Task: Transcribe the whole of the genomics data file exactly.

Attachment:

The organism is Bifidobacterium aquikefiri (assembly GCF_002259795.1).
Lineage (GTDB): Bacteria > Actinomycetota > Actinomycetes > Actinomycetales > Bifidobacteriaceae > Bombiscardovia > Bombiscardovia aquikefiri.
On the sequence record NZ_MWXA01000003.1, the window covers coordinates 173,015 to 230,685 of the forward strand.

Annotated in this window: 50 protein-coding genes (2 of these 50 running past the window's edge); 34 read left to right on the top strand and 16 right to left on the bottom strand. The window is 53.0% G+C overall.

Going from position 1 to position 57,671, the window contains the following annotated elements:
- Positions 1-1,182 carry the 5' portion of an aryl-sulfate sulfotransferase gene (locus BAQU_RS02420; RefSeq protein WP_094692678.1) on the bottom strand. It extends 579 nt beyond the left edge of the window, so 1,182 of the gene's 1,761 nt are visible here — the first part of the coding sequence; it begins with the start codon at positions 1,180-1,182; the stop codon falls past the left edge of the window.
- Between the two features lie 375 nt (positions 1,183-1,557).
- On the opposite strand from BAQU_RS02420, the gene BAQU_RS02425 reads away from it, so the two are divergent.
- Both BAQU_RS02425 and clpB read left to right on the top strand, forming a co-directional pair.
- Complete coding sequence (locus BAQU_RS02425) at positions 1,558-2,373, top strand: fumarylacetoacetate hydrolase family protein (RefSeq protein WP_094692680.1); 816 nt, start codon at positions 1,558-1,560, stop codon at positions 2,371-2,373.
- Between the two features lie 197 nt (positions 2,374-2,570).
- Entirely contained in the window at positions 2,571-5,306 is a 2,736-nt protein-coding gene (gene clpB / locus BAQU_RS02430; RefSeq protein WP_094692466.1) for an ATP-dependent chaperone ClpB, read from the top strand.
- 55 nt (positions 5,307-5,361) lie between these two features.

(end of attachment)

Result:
The organism is Bifidobacterium aquikefiri (assembly GCF_002259795.1).
Lineage (GTDB): Bacteria > Actinomycetota > Actinomycetes > Actinomycetales > Bifidobacteriaceae > Bombiscardovia > Bombiscardovia aquikefiri.
On the sequence record NZ_MWXA01000003.1, the window covers coordinates 173,015 to 230,685 of the forward strand.

Annotated in this window: 50 protein-coding genes (2 of these 50 running past the window's edge); 34 read left to right on the top strand and 16 right to left on the bottom strand. The window is 53.0% G+C overall.

Going from position 1 to position 57,671, the window contains the following annotated elements:
- Positions 1-1,182 carry the 5' portion of an aryl-sulfate sulfotransferase gene (locus BAQU_RS02420; RefSeq protein WP_094692678.1) on the bottom strand. It extends 579 nt beyond the left edge of the window, so 1,182 of the gene's 1,761 nt are visible here — the first part of the coding sequence; it begins with the start codon at positions 1,180-1,182; the stop codon falls past the left edge of the window.
- Between the two features lie 375 nt (positions 1,183-1,557).
- On the opposite strand from BAQU_RS02420, the gene BAQU_RS02425 reads away from it, so the two are divergent.
- Both BAQU_RS02425 and clpB read left to right on the top strand, forming a co-directional pair.
- Complete coding sequence (locus BAQU_RS02425) at positions 1,558-2,373, top strand: fumarylacetoacetate hydrolase family protein (RefSeq protein WP_094692680.1); 816 nt, start codon at positions 1,558-1,560, stop codon at positions 2,371-2,373.
- Between the two features lie 197 nt (positions 2,374-2,570).
- Entirely contained in the window at positions 2,571-5,306 is a 2,736-nt protein-coding gene (gene clpB / locus BAQU_RS02430; RefSeq protein WP_094692466.1) for an ATP-dependent chaperone ClpB, read from the top strand.
- 55 nt (positions 5,307-5,361) lie between these two features.